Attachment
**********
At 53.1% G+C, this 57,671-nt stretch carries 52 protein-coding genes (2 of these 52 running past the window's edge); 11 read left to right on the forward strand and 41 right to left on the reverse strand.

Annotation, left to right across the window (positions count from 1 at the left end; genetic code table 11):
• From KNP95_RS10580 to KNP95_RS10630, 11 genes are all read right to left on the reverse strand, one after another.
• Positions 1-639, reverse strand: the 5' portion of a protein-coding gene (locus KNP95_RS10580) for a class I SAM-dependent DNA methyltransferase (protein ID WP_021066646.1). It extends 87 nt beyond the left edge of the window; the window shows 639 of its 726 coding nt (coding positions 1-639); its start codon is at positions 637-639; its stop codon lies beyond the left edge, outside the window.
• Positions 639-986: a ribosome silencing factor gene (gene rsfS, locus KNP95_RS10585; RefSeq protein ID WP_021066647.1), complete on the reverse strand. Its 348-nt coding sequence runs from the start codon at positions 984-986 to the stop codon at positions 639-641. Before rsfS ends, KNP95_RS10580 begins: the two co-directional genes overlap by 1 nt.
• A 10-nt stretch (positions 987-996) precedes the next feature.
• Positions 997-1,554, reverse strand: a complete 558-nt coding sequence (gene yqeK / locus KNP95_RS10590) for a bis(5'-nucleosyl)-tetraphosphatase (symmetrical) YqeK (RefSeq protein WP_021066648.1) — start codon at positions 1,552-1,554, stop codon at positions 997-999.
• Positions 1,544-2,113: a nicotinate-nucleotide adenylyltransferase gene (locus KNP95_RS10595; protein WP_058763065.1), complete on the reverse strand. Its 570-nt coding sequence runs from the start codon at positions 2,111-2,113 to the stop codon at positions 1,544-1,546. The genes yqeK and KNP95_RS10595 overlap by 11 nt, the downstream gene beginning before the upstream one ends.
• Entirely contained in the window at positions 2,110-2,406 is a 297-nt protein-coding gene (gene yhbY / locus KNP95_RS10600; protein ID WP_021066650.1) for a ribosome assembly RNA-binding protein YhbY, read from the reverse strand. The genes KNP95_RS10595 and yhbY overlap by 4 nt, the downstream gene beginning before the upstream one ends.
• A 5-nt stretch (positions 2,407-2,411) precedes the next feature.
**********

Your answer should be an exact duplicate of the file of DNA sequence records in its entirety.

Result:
At 53.1% G+C, this 57,671-nt stretch carries 52 protein-coding genes (2 of these 52 running past the window's edge); 11 read left to right on the forward strand and 41 right to left on the reverse strand.

Annotation, left to right across the window (positions count from 1 at the left end; genetic code table 11):
• From KNP95_RS10580 to KNP95_RS10630, 11 genes are all read right to left on the reverse strand, one after another.
• Positions 1-639, reverse strand: the 5' portion of a protein-coding gene (locus KNP95_RS10580) for a class I SAM-dependent DNA methyltransferase (protein ID WP_021066646.1). It extends 87 nt beyond the left edge of the window; the window shows 639 of its 726 coding nt (coding positions 1-639); its start codon is at positions 637-639; its stop codon lies beyond the left edge, outside the window.
• Positions 639-986: a ribosome silencing factor gene (gene rsfS, locus KNP95_RS10585; RefSeq protein ID WP_021066647.1), complete on the reverse strand. Its 348-nt coding sequence runs from the start codon at positions 984-986 to the stop codon at positions 639-641. Before rsfS ends, KNP95_RS10580 begins: the two co-directional genes overlap by 1 nt.
• A 10-nt stretch (positions 987-996) precedes the next feature.
• Positions 997-1,554, reverse strand: a complete 558-nt coding sequence (gene yqeK / locus KNP95_RS10590) for a bis(5'-nucleosyl)-tetraphosphatase (symmetrical) YqeK (RefSeq protein WP_021066648.1) — start codon at positions 1,552-1,554, stop codon at positions 997-999.
• Positions 1,544-2,113: a nicotinate-nucleotide adenylyltransferase gene (locus KNP95_RS10595; protein WP_058763065.1), complete on the reverse strand. Its 570-nt coding sequence runs from the start codon at positions 2,111-2,113 to the stop codon at positions 1,544-1,546. The genes yqeK and KNP95_RS10595 overlap by 11 nt, the downstream gene beginning before the upstream one ends.
• Entirely contained in the window at positions 2,110-2,406 is a 297-nt protein-coding gene (gene yhbY / locus KNP95_RS10600; protein ID WP_021066650.1) for a ribosome assembly RNA-binding protein YhbY, read from the reverse strand. The genes KNP95_RS10595 and yhbY overlap by 4 nt, the downstream gene beginning before the upstream one ends.
• A 5-nt stretch (positions 2,407-2,411) precedes the next feature.